Architecture Between Spectacle and Use
Friday, April 29, 2005 - April 30, 2005
This Clark Conference, convened by Anthony Vidler, asked: What is architecture today, where does it come from, and where is it going? In recent times, critics have accused architecture of entering too fully into the “society of the spectacle” and falling prey to corporate advertisement and consumerist display. Are such judgments justified, or are the new buildings, projects, and ideas that have generated such excitement and public interest in recent times a creative response to the fundamental social, cultural, and economic needs of a wider public? This conference examined the ways in which architecture found itself caught between the art of display and the accommodation of use—and asked whether the discipline has learned from the social idealism of earlier modern movements, from new technologies, and from environmental sensitivities, or whether it has abandoned its historical aims and ambitions in favor of celebrity and spectacularity.
With speakers from the professions of architecture, art history, and architectural criticism, the conference explored the problems and possibilities of contemporary architecture in the light of the global nature of practice, the history of architecture’s modern reception, and new approaches to the technologies of design, as well as philosophical issues about the “meaning” of architecture.
This conference was supported by a grant from the Graham Foundation for Advanced Studies in the Fine Arts.
Mario Carpo, Canadian Centre for Architecture, Canada; Beatriz Colomina, Princeton University; Mark Dorrian, University of Edinburgh, Scotland; Kurt W. Forster, Fakultät Architecktur Balhaus-Universität Weimar, Germany; Hal Foster, Princeton University; Sarah Goldhagen, Harvard University; K. Michael Hays, Harvard Graduate School of Design; Mark M. Jarzombek, Massachusetts Institute of Technology; Reinhold I. Martin, Columbia University; Felicity Scott, University of California, Irvine; Terry Smith, University of Pittsburgh; Tony Vidler, The Cooper Union School of Architecture; Mark Wigley, Columbia University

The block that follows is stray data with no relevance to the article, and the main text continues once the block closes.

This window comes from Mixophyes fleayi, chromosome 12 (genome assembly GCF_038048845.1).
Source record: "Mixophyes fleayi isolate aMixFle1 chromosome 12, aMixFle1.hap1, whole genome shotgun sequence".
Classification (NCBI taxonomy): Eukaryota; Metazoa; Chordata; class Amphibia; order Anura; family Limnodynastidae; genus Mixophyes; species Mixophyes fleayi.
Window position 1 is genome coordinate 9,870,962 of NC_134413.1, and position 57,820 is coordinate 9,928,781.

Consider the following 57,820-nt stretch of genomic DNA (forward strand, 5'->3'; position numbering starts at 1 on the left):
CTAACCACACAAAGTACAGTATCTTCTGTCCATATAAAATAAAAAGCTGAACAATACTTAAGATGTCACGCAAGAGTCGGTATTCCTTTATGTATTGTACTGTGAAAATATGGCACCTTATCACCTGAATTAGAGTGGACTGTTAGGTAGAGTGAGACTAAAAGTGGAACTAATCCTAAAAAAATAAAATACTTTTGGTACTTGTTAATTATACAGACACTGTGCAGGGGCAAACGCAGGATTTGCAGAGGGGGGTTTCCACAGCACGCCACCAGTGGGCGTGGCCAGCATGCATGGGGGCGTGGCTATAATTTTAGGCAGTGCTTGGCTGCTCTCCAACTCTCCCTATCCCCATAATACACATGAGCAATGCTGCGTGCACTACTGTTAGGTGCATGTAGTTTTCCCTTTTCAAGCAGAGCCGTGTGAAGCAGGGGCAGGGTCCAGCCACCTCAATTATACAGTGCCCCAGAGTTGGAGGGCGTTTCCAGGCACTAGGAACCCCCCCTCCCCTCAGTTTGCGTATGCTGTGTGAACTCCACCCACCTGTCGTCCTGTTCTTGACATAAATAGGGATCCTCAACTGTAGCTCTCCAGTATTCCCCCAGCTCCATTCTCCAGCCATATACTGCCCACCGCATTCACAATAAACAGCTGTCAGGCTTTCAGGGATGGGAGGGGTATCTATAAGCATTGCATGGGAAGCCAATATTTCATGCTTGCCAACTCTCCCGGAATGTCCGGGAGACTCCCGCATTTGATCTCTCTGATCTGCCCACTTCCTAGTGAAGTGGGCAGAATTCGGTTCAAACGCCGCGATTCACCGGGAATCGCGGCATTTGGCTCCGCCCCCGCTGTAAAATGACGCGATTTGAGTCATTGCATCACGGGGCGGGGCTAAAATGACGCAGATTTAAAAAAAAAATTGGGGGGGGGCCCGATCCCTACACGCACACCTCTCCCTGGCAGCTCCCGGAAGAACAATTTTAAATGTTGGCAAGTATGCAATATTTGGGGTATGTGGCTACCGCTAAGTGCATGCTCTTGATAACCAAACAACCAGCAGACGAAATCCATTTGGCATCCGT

In order of discussion
Questioning the Spectacle
Spectacle Architecture in the Aftermath
Scharoun’s Philharmonie and Gehry’s Los Angeles Philharmonic Hall
Urban Spectacle and the Rotary Eye
The Spectacle of the Future
Histories and Genealogies
The Trans(formations) of Fame
Snapshots: Monumentality in Postwar Architecture
Mass Customization: Corporate Architecture and the "End" of Politics
Architecture: The Expanded Field
The Spectacle of Neutrality
Skin as Spectacle, Engineer as God
Conference Discussion - Opening Response